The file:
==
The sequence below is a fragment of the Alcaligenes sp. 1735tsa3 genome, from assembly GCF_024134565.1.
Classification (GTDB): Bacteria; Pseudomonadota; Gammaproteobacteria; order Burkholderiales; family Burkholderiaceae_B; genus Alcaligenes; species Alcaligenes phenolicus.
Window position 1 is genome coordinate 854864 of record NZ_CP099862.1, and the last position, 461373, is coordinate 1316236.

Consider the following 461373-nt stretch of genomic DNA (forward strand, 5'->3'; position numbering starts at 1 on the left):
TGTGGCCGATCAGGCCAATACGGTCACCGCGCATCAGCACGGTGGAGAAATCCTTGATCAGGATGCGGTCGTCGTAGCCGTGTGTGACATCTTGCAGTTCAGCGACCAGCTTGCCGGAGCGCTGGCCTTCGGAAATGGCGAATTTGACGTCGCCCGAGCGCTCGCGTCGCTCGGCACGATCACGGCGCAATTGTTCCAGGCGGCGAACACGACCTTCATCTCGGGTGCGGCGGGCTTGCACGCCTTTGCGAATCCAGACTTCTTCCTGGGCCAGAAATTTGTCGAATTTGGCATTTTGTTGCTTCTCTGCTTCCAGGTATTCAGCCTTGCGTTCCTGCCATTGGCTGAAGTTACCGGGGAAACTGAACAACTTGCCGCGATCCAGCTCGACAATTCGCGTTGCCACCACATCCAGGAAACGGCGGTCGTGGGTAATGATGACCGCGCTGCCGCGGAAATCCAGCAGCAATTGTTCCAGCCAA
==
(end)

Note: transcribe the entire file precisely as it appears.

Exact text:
The sequence below is a fragment of the Alcaligenes sp. 1735tsa3 genome, from assembly GCF_024134565.1.
Classification (GTDB): Bacteria; Pseudomonadota; Gammaproteobacteria; order Burkholderiales; family Burkholderiaceae_B; genus Alcaligenes; species Alcaligenes phenolicus.
Window position 1 is genome coordinate 854864 of record NZ_CP099862.1, and the last position, 461373, is coordinate 1316236.

Consider the following 461373-nt stretch of genomic DNA (forward strand, 5'->3'; position numbering starts at 1 on the left):
TGTGGCCGATCAGGCCAATACGGTCACCGCGCATCAGCACGGTGGAGAAATCCTTGATCAGGATGCGGTCGTCGTAGCCGTGTGTGACATCTTGCAGTTCAGCGACCAGCTTGCCGGAGCGCTGGCCTTCGGAAATGGCGAATTTGACGTCGCCCGAGCGCTCGCGTCGCTCGGCACGATCACGGCGCAATTGTTCCAGGCGGCGAACACGACCTTCATCTCGGGTGCGGCGGGCTTGCACGCCTTTGCGAATCCAGACTTCTTCCTGGGCCAGAAATTTGTCGAATTTGGCATTTTGTTGCTTCTCTGCTTCCAGGTATTCAGCCTTGCGTTCCTGCCATTGGCTGAAGTTACCGGGGAAACTGAACAACTTGCCGCGATCCAGCTCGACAATTCGCGTTGCCACCACATCCAGGAAACGGCGGTCGTGGGTAATGATGACCGCGCTGCCGCGGAAATCCAGCAGCAATTGTTCCAGCCAA